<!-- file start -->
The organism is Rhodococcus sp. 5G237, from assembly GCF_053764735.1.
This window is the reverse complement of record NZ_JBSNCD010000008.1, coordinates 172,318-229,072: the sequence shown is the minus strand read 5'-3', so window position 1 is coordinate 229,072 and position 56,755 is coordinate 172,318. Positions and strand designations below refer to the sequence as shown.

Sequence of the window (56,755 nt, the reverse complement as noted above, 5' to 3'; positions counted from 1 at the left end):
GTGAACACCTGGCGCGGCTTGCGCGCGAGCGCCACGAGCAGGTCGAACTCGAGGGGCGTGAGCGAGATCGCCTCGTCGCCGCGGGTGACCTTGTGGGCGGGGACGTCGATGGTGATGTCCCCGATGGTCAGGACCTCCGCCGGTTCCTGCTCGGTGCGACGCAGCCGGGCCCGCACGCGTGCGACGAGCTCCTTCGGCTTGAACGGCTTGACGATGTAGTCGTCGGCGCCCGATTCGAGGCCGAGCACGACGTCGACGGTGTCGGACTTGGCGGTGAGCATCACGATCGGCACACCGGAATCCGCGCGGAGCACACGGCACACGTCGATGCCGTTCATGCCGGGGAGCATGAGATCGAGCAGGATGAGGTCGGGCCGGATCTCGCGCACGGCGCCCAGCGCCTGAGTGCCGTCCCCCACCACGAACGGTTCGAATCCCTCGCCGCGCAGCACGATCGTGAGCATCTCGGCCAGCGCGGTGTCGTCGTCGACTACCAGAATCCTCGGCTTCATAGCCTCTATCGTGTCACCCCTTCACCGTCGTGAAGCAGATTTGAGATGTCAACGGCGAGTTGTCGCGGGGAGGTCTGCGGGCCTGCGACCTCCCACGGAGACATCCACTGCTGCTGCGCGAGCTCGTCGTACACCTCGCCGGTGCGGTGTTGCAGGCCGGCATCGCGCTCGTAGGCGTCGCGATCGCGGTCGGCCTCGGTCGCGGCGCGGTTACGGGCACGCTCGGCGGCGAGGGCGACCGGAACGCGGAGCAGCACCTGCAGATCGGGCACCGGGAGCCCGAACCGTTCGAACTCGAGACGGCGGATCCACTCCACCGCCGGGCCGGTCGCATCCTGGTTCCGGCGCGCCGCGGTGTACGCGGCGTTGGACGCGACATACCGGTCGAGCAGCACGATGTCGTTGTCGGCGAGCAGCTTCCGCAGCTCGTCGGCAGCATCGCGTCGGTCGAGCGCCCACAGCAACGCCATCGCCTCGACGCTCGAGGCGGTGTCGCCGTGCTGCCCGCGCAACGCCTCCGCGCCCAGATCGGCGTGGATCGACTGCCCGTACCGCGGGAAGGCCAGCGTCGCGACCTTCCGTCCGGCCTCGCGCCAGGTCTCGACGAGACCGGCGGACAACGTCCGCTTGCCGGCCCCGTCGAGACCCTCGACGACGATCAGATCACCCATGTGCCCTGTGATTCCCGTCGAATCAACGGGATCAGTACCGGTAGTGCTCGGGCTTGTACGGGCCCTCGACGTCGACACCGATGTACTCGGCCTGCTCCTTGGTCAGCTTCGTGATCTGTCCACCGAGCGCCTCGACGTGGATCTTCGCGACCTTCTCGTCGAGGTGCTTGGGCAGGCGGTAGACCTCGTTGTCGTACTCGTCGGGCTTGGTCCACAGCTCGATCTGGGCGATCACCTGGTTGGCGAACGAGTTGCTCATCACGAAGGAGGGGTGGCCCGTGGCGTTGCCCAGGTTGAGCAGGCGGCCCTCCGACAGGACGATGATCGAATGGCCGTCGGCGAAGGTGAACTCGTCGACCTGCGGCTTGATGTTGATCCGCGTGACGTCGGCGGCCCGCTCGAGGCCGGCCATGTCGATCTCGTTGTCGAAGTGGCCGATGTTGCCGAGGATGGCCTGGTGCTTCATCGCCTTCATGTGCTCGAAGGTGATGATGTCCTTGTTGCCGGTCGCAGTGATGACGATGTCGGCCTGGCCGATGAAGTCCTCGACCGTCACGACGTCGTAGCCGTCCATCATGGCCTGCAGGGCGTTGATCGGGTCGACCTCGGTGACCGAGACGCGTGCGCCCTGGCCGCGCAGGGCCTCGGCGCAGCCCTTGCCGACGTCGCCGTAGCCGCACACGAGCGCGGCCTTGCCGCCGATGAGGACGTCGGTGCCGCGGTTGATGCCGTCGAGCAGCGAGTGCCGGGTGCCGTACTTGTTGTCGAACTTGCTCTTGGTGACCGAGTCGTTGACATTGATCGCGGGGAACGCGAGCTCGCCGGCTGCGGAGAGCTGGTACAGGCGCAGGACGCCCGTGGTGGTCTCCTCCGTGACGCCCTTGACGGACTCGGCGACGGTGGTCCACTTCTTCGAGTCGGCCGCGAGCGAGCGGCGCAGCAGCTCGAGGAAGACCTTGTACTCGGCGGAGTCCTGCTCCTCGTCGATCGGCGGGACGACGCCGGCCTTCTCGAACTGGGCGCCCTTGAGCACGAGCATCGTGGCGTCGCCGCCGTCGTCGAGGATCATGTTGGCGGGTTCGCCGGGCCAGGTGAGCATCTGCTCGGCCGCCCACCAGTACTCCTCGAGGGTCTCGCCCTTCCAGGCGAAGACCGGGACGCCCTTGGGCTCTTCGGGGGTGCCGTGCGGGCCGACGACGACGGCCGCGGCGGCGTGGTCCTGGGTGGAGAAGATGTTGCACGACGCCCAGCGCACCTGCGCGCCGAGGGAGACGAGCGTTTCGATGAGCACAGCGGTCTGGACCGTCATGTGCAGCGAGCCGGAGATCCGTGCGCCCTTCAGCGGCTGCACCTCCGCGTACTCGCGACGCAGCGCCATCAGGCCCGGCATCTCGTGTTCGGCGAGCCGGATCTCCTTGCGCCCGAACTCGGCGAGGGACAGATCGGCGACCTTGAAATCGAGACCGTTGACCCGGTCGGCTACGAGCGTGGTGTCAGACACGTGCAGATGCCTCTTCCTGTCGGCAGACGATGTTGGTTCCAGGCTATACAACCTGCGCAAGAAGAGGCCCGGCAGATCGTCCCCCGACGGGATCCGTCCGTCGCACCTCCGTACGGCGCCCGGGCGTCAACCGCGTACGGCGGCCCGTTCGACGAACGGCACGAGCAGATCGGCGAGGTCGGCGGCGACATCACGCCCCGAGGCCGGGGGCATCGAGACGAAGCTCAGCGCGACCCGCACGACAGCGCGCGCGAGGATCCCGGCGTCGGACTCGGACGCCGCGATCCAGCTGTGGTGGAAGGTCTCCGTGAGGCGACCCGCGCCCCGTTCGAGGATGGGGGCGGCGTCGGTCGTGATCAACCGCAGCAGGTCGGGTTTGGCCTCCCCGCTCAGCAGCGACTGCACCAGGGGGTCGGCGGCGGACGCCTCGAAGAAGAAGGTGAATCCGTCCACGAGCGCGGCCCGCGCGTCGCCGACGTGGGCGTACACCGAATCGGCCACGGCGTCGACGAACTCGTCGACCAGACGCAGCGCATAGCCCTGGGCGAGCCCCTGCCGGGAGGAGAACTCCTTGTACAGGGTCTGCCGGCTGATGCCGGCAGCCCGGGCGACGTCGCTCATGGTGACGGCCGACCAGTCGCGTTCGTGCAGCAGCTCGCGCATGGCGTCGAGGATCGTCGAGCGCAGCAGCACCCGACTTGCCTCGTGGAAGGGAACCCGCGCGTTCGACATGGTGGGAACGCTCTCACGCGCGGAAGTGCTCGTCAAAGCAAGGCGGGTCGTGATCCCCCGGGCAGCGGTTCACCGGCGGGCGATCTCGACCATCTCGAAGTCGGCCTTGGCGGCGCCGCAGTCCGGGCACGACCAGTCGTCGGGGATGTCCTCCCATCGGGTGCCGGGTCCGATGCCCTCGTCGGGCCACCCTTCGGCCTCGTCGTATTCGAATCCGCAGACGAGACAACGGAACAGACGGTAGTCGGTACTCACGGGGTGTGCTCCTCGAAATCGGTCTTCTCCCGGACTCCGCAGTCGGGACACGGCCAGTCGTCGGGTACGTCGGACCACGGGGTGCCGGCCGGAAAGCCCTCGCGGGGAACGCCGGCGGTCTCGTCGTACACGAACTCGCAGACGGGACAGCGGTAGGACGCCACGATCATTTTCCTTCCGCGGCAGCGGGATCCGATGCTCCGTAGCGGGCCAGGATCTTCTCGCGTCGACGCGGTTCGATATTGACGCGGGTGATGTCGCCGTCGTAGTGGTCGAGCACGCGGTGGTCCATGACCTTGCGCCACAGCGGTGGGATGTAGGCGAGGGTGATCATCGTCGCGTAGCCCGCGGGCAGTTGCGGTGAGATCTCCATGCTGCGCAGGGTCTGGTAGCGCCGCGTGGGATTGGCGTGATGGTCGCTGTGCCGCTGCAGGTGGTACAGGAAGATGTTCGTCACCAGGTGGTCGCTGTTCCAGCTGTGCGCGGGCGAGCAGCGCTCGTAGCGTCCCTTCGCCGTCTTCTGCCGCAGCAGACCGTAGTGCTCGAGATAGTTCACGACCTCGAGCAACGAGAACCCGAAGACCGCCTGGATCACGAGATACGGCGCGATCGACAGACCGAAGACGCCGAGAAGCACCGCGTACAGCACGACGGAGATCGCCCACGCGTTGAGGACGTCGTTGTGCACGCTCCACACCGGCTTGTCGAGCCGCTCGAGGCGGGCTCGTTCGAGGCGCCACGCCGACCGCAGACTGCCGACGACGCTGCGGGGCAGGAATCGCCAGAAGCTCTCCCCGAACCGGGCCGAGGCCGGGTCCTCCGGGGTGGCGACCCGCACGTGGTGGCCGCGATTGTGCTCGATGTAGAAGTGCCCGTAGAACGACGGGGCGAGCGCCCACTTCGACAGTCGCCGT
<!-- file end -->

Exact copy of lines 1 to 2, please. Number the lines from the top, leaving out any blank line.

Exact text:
The organism is Rhodococcus sp. 5G237, from assembly GCF_053764735.1.
This window is the reverse complement of record NZ_JBSNCD010000008.1, coordinates 172,318-229,072: the sequence shown is the minus strand read 5'-3', so window position 1 is coordinate 229,072 and position 56,755 is coordinate 172,318. Positions and strand designations below refer to the sequence as shown.